Population PK-PD modeling of E7820 and α2-integrin expression on platelets in patients with solid tumors and lymphomas
RJ Keizer (1), MK Zamacona (2), M Jansen (2), DJ Critchley (2), J Wanders (2), JH Beijnen (1,4), JHM Schellens (3,4), ADR Huitema (1)
(1) Department of Pharmacy & Pharmacology, the Netherlands Cancer Institute / Slotervaart Hospital, Amsterdam, the Netherlands; (2) Eisai Limited, London, United Kingdom; (3) Division of Clinical Pharmacoloy, Department of Medical Oncology, The Netherlands Cancer Institute, Amsterdam, the Netherlands; (4) Division of Drug Toxicology, Section of Biomedical Analysis, Department of Pharmaceutical Sciences, Faculty of Science, Utrecht University, Utrecht, The Netherlands.
Introduction: The novel angiogenesis inhibitor E7820 was evaluated in a phase I dose escalation study in patients with malignant solid tumors or lymphomas, the clinical results of which have been reported previously. Its anti-angiogenetic effects are exerted mainly by inhibition of the mRNA expression of α2-integrin. E7820 was administered daily for 28 days, followed by a washout period of 7 days prior to starting subsequent cycles. It is hypothesized that α2-integrin expression on platelets may be a biomarker for tumor growth inhibition in response to treatment with E7820. The aim of this study was to develop a population PK-PD model for E7820 and its effect on α2-integrin platelet levels.
Methods: 1421 E7820 plasma samples were available from 37 patients, while 462 α2-integrin level measurements at 209 unique timepoints were available from 29 patients, collected from up to 9 treatment cycles. The population analysis was performed in NONMEM VI. First, a PK model was built and evaluated. Subsequently, effects of E7820 concentration on α2-integrin levels were modeled using an indirect response model with inhibition of input rate. Both linear and Emax-models for the concentration-effect relationship were tested. It was assessed if incorporation of delays in onset of PD response to drug exposure, or development of tolerance could be shown. By simulation from the developed model, several dosing strategies were evaluated for their effect on integrin expression levels.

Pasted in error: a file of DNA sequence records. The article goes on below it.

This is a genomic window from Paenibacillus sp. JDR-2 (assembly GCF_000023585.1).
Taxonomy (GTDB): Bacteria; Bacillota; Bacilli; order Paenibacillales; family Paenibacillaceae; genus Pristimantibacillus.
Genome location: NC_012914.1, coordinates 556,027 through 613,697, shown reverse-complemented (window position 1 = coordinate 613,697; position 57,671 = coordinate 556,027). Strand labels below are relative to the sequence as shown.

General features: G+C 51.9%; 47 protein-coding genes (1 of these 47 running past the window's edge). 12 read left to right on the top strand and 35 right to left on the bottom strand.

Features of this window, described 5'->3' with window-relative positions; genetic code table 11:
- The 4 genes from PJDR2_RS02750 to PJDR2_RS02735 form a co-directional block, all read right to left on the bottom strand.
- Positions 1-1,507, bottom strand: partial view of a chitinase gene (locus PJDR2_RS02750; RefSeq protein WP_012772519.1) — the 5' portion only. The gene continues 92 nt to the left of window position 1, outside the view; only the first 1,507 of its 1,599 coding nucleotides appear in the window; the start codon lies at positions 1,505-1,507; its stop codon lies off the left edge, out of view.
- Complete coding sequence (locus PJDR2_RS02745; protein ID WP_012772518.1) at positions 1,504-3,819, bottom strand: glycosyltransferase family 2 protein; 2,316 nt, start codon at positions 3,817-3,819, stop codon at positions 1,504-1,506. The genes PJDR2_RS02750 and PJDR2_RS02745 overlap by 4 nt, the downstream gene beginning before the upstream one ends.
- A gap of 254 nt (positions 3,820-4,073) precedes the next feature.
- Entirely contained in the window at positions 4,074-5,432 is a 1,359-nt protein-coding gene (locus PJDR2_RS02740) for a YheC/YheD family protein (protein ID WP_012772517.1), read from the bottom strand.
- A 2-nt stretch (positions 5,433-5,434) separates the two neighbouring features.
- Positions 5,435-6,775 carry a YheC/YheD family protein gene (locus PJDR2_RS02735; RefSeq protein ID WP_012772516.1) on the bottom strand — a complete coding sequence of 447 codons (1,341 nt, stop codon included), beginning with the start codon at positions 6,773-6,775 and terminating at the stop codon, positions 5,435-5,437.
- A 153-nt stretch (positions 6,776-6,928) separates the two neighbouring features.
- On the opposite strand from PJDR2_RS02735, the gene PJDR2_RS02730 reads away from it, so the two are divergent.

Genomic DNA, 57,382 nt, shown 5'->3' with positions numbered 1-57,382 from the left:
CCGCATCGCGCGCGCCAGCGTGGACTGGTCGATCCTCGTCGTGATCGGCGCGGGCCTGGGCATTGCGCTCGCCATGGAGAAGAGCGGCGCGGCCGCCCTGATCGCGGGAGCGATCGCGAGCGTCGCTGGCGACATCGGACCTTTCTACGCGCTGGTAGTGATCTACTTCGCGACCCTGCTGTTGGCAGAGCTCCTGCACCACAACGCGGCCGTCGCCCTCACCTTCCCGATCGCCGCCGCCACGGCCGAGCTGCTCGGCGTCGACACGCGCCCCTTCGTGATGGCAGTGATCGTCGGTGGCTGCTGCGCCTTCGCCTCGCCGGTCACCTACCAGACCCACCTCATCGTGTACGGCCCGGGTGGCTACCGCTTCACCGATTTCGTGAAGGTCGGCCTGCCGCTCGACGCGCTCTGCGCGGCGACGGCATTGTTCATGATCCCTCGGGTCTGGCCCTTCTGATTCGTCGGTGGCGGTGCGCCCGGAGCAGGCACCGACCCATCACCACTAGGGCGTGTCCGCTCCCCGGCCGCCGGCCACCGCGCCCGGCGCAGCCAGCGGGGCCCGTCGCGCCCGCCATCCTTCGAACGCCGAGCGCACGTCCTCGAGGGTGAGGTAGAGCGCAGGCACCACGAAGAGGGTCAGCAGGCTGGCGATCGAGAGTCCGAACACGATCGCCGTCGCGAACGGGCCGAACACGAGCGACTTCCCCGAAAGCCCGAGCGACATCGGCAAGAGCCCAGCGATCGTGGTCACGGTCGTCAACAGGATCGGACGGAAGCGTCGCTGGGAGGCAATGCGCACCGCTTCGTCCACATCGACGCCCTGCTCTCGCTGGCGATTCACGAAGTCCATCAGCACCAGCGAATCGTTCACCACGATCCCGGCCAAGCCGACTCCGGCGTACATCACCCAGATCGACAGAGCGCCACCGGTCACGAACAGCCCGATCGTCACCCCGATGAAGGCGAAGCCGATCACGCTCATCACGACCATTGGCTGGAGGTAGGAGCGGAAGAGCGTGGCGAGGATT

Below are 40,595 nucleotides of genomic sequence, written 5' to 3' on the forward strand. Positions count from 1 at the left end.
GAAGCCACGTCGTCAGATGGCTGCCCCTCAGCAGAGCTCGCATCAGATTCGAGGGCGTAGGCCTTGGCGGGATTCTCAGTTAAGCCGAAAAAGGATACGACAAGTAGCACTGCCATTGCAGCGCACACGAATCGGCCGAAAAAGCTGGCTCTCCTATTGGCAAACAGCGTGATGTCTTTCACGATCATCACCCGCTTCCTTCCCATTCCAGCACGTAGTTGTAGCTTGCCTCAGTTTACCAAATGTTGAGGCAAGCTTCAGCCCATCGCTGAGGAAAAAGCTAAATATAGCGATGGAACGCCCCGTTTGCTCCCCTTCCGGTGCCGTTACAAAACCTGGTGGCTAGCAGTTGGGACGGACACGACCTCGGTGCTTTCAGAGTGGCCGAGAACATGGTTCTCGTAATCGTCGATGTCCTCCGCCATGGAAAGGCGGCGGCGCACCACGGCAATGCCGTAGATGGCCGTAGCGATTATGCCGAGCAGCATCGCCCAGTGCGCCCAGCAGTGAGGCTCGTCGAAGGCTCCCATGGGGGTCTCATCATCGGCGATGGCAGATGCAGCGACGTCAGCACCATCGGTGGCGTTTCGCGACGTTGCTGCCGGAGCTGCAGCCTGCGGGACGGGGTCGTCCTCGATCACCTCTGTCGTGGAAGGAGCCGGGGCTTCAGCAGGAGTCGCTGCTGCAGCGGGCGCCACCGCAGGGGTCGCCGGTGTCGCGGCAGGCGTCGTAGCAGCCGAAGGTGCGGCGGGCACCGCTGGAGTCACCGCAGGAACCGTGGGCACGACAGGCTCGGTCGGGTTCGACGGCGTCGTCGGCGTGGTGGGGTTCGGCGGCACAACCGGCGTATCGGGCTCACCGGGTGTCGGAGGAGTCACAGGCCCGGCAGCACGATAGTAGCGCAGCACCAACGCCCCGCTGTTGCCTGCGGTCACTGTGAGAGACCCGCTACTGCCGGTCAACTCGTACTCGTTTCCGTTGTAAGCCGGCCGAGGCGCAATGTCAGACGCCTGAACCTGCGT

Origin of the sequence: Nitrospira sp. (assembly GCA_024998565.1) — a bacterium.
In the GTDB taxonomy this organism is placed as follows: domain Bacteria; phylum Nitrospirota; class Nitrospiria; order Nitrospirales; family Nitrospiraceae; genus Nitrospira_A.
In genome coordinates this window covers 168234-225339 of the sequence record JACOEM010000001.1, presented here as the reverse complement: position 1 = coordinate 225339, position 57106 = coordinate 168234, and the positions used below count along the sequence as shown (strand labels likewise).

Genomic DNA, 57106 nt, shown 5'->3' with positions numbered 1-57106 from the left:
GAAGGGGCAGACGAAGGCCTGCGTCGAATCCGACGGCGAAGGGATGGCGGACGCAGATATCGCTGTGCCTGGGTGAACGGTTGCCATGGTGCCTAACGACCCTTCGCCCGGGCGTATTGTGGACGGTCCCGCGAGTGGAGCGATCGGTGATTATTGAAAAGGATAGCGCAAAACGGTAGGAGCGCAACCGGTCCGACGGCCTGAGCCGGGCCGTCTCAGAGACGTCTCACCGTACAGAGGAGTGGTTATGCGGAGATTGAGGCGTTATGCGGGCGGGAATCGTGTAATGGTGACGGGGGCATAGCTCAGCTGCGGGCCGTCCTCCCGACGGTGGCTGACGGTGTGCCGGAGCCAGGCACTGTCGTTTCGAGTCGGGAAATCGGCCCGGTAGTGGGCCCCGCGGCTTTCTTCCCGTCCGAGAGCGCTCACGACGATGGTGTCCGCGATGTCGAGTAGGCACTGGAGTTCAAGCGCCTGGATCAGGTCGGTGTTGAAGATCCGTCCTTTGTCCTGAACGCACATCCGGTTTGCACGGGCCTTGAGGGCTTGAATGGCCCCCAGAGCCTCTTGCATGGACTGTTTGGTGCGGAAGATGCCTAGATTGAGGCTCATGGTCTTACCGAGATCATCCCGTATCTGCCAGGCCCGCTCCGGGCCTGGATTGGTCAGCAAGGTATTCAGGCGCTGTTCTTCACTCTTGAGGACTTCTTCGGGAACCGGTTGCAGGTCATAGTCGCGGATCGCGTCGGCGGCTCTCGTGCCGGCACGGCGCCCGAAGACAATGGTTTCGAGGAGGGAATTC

Results: The final PK model was a one compartment model with linear elimination from the central compartment, while absorption was modeled using a turnover model. Final population parameter estimates were (RSE): clearance (CL/F) = 6.22 L/hr (13 %), volume of distribution (V/F) = 66.0 L (11%), mean transition time to the absorption compartment = 0.636 hours (7 %) and 3 transition compartments. Significant drug effects were observed, using either linear or Emax models. A sigmoid Emax model fitted the data best, with parameters estimates (RSE): Emax = 0.80 (20 %), IC50 = 755 ng/mL (8 %), and baseline integrin expression on platelets = 9060 molecules of equivalent soluble fluorochrome (9 %). Incorporation of transition compartments to model delays in drug-effect did not improve the model, nor did a model that incorporated development of tolerance to E7820. Marked differences in PD response (decrease of integrin expression levels) were observed for different simulated dosing regimens. Increasing dose frequency to bid or tid at the MTD level of 100 mg, shows small increases in PD response. When dosed at 50 mg, median PD response was <20% compared with dosing at MTD.
Conclusions: A population PK-PD model was developed describing the disposition of E7820 and the effects of exposure on expression of α2-integrin on platelets. This model was subsequently used for evaluation of different dosing strategies. For α2-integrin levels on platelets to serve as a biomarker for tumor growth inhibition in humans, the relationship between α2-levels on platelets, tumor growth and disease progression should be assessed further.
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